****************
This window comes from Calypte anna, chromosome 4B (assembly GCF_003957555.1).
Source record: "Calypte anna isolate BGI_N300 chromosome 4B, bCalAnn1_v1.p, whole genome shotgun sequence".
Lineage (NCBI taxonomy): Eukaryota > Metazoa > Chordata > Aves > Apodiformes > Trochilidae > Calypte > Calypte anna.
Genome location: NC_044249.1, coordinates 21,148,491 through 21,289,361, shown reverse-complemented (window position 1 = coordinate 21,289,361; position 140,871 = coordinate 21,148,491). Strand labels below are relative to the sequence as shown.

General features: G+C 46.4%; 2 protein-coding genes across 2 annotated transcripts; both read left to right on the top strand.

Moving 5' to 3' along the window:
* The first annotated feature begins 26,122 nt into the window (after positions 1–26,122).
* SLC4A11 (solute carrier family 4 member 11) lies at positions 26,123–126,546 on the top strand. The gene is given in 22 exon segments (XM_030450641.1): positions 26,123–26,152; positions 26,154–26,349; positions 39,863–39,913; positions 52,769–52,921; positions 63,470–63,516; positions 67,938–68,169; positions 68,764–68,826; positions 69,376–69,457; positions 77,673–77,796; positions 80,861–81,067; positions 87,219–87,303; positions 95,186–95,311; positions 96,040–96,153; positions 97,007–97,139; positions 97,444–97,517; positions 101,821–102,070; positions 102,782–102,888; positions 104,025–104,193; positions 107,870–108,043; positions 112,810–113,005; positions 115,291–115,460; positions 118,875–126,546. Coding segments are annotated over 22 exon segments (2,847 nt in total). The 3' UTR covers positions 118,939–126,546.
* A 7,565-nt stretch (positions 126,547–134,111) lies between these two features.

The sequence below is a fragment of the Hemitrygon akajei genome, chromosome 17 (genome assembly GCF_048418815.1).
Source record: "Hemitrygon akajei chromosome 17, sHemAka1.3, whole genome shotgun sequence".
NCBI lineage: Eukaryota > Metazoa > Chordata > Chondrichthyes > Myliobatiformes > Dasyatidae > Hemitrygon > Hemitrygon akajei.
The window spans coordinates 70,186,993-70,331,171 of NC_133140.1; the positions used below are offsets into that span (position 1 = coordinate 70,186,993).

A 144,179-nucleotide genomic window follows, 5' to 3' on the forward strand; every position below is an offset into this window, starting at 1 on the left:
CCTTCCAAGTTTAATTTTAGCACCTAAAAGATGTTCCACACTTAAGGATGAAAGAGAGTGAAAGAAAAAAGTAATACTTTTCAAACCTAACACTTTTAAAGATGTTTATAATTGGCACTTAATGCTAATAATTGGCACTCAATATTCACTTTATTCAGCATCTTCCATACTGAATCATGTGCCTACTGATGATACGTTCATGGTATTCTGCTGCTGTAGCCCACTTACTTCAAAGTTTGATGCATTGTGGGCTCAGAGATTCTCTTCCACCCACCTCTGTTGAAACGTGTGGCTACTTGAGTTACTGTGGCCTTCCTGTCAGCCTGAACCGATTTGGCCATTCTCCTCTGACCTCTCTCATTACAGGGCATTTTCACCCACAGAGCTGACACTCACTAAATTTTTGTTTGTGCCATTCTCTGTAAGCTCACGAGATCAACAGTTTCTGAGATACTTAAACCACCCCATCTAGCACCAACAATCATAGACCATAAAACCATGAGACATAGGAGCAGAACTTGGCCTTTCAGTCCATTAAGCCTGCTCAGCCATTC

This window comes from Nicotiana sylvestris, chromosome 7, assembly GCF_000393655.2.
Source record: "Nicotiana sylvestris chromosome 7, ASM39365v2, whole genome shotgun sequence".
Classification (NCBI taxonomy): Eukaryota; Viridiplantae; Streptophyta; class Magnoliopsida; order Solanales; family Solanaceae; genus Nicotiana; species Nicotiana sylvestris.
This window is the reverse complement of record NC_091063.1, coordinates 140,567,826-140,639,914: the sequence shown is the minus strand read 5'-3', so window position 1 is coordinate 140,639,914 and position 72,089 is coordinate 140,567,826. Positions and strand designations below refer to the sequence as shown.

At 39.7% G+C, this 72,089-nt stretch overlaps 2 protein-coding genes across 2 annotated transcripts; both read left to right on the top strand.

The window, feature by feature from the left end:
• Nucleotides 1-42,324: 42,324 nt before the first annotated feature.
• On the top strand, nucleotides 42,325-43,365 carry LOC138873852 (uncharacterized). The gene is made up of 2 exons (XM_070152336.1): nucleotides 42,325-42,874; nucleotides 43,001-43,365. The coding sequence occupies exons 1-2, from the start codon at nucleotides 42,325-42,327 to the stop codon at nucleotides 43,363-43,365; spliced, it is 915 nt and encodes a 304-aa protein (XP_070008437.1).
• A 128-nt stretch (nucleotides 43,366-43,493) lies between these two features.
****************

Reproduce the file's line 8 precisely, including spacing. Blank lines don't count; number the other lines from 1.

* SLC4A11 (solute carrier family 4 member 11) lies at positions 26,123–126,546 on the top strand. The gene is given in 22 exon segments (XM_030450641.1): positions 26,123–26,152; positions 26,154–26,349; positions 39,863–39,913; positions 52,769–52,921; positions 63,470–63,516; positions 67,938–68,169; positions 68,764–68,826; positions 69,376–69,457; positions 77,673–77,796; positions 80,861–81,067; positions 87,219–87,303; positions 95,186–95,311; positions 96,040–96,153; positions 97,007–97,139; positions 97,444–97,517; positions 101,821–102,070; positions 102,782–102,888; positions 104,025–104,193; positions 107,870–108,043; positions 112,810–113,005; positions 115,291–115,460; positions 118,875–126,546. Coding segments are annotated over 22 exon segments (2,847 nt in total). The 3' UTR covers positions 118,939–126,546.